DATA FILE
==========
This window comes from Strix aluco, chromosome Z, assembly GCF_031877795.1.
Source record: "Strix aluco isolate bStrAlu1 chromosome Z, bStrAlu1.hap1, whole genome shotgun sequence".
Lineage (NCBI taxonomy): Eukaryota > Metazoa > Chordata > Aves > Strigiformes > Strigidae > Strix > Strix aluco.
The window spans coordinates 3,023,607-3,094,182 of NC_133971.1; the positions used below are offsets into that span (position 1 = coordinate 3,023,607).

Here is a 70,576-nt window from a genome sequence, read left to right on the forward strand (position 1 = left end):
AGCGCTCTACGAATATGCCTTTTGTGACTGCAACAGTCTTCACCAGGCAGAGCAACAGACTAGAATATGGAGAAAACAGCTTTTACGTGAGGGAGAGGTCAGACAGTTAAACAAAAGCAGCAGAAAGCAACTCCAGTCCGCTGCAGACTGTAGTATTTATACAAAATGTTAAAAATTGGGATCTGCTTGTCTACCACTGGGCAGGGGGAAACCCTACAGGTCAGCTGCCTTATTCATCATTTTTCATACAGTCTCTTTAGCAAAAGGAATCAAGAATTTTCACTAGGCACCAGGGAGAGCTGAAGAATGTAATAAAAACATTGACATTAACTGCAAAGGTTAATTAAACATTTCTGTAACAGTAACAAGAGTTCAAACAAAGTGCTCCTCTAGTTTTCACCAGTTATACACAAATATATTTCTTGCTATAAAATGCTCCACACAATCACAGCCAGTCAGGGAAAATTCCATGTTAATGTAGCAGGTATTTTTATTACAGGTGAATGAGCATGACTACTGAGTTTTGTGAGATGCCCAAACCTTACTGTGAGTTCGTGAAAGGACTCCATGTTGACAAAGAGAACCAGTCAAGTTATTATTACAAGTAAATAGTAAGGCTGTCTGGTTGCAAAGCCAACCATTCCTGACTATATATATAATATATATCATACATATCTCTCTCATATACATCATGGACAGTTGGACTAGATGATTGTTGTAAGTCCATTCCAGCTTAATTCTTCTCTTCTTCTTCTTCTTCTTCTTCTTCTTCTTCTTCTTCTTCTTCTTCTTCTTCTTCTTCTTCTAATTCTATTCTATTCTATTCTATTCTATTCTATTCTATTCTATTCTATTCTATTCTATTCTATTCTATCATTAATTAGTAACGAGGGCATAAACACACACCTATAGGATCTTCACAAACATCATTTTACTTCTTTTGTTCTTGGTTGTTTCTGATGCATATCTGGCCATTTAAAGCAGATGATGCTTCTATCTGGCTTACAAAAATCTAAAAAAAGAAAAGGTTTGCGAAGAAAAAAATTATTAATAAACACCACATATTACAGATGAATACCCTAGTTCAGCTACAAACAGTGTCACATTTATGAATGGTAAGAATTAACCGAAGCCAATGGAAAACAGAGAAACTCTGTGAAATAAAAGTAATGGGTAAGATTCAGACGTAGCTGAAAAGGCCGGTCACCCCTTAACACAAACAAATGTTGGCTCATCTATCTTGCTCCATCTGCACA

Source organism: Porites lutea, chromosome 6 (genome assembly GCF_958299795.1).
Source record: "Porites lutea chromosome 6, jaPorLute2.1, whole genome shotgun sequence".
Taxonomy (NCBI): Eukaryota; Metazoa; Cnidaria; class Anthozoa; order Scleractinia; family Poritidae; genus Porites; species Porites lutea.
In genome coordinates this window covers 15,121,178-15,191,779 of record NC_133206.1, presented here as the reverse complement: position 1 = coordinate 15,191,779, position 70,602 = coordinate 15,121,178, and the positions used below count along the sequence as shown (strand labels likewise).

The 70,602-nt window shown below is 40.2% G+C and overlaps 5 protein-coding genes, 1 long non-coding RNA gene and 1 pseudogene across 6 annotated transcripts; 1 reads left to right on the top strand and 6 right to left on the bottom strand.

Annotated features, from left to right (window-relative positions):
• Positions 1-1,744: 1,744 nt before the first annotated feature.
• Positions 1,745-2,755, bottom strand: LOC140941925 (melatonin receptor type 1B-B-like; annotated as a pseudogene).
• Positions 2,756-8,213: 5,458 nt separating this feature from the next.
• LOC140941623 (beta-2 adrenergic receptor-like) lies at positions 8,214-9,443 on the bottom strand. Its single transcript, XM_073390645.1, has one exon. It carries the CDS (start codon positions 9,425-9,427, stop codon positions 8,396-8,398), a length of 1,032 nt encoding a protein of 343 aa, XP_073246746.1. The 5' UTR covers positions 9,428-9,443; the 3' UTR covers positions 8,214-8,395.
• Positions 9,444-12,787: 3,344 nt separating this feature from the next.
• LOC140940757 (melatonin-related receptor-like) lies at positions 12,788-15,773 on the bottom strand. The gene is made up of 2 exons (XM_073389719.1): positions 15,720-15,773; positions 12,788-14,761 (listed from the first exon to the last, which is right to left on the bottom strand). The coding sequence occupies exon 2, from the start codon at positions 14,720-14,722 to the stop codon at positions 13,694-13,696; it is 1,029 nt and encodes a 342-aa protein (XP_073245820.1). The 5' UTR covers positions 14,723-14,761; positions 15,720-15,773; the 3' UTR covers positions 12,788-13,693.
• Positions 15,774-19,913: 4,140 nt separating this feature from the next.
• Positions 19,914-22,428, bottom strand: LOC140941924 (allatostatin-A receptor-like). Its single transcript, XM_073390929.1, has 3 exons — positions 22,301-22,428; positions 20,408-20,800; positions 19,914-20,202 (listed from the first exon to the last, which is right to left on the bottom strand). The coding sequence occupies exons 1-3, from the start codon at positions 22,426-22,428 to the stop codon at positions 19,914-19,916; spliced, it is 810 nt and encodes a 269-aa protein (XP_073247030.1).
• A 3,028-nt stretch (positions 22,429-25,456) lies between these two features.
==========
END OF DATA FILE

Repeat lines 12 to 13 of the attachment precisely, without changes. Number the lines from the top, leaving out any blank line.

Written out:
Annotated features, from left to right (window-relative positions):
• Positions 1-1,744: 1,744 nt before the first annotated feature.